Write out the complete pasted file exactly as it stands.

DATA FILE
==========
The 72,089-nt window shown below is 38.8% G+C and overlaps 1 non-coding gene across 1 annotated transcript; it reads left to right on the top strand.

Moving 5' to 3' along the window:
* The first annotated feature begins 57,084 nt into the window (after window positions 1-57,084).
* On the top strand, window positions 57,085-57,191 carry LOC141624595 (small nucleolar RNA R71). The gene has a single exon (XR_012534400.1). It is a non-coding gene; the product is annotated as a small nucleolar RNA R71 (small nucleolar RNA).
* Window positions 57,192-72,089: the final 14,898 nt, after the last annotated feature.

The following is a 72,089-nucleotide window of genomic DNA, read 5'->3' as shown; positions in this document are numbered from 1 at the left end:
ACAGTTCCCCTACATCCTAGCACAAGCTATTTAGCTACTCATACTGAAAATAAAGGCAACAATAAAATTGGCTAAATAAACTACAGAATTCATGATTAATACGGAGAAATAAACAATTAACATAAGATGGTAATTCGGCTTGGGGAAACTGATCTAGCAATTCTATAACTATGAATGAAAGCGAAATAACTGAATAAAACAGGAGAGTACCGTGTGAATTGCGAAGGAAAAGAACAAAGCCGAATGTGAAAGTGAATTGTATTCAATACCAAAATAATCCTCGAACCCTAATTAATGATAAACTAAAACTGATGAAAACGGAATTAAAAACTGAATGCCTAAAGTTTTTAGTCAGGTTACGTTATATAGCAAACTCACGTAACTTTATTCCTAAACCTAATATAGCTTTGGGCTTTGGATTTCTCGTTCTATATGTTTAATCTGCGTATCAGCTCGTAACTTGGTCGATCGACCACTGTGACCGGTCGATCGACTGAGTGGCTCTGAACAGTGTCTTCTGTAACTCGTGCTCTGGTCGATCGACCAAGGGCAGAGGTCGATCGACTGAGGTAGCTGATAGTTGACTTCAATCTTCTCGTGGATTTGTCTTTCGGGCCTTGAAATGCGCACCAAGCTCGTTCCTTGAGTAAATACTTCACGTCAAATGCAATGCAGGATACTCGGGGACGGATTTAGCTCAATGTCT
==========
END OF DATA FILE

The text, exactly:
The 72,089-nt window shown below is 38.8% G+C and overlaps 1 non-coding gene across 1 annotated transcript; it reads left to right on the top strand.

Moving 5' to 3' along the window:
* The first annotated feature begins 57,084 nt into the window (after window positions 1-57,084).
* On the top strand, window positions 57,085-57,191 carry LOC141624595 (small nucleolar RNA R71). The gene has a single exon (XR_012534400.1). It is a non-coding gene; the product is annotated as a small nucleolar RNA R71 (small nucleolar RNA).
* Window positions 57,192-72,089: the final 14,898 nt, after the last annotated feature.

The following is a 72,089-nucleotide window of genomic DNA, read 5'->3' as shown; positions in this document are numbered from 1 at the left end:
ACAGTTCCCCTACATCCTAGCACAAGCTATTTAGCTACTCATACTGAAAATAAAGGCAACAATAAAATTGGCTAAATAAACTACAGAATTCATGATTAATACGGAGAAATAAACAATTAACATAAGATGGTAATTCGGCTTGGGGAAACTGATCTAGCAATTCTATAACTATGAATGAAAGCGAAATAACTGAATAAAACAGGAGAGTACCGTGTGAATTGCGAAGGAAAAGAACAAAGCCGAATGTGAAAGTGAATTGTATTCAATACCAAAATAATCCTCGAACCCTAATTAATGATAAACTAAAACTGATGAAAACGGAATTAAAAACTGAATGCCTAAAGTTTTTAGTCAGGTTACGTTATATAGCAAACTCACGTAACTTTATTCCTAAACCTAATATAGCTTTGGGCTTTGGATTTCTCGTTCTATATGTTTAATCTGCGTATCAGCTCGTAACTTGGTCGATCGACCACTGTGACCGGTCGATCGACTGAGTGGCTCTGAACAGTGTCTTCTGTAACTCGTGCTCTGGTCGATCGACCAAGGGCAGAGGTCGATCGACTGAGGTAGCTGATAGTTGACTTCAATCTTCTCGTGGATTTGTCTTTCGGGCCTTGAAATGCGCACCAAGCTCGTTCCTTGAGTAAATACTTCACGTCAAATGCAATGCAGGATACTCGGGGACGGATTTAGCTCAATGTCT